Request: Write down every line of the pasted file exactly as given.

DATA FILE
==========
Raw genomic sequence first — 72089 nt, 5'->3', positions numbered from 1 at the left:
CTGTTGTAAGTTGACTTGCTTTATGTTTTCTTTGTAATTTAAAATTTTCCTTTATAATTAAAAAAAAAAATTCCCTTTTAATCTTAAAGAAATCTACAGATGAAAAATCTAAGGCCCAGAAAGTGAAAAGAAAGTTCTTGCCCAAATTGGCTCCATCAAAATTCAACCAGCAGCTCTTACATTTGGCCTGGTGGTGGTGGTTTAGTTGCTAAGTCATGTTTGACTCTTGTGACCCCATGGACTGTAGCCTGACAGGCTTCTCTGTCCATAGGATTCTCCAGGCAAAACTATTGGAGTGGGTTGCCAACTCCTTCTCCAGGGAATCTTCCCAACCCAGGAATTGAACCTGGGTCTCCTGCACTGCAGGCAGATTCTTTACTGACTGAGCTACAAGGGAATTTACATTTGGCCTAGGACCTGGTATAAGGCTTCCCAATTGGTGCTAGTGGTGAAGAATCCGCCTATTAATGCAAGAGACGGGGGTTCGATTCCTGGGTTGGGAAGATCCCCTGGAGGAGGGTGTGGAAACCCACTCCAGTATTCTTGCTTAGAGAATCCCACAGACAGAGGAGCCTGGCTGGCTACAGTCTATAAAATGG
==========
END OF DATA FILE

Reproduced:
Raw genomic sequence first — 72089 nt, 5'->3', positions numbered from 1 at the left:
CTGTTGTAAGTTGACTTGCTTTATGTTTTCTTTGTAATTTAAAATTTTCCTTTATAATTAAAAAAAAAAATTCCCTTTTAATCTTAAAGAAATCTACAGATGAAAAATCTAAGGCCCAGAAAGTGAAAAGAAAGTTCTTGCCCAAATTGGCTCCATCAAAATTCAACCAGCAGCTCTTACATTTGGCCTGGTGGTGGTGGTTTAGTTGCTAAGTCATGTTTGACTCTTGTGACCCCATGGACTGTAGCCTGACAGGCTTCTCTGTCCATAGGATTCTCCAGGCAAAACTATTGGAGTGGGTTGCCAACTCCTTCTCCAGGGAATCTTCCCAACCCAGGAATTGAACCTGGGTCTCCTGCACTGCAGGCAGATTCTTTACTGACTGAGCTACAAGGGAATTTACATTTGGCCTAGGACCTGGTATAAGGCTTCCCAATTGGTGCTAGTGGTGAAGAATCCGCCTATTAATGCAAGAGACGGGGGTTCGATTCCTGGGTTGGGAAGATCCCCTGGAGGAGGGTGTGGAAACCCACTCCAGTATTCTTGCTTAGAGAATCCCACAGACAGAGGAGCCTGGCTGGCTACAGTCTATAAAATGG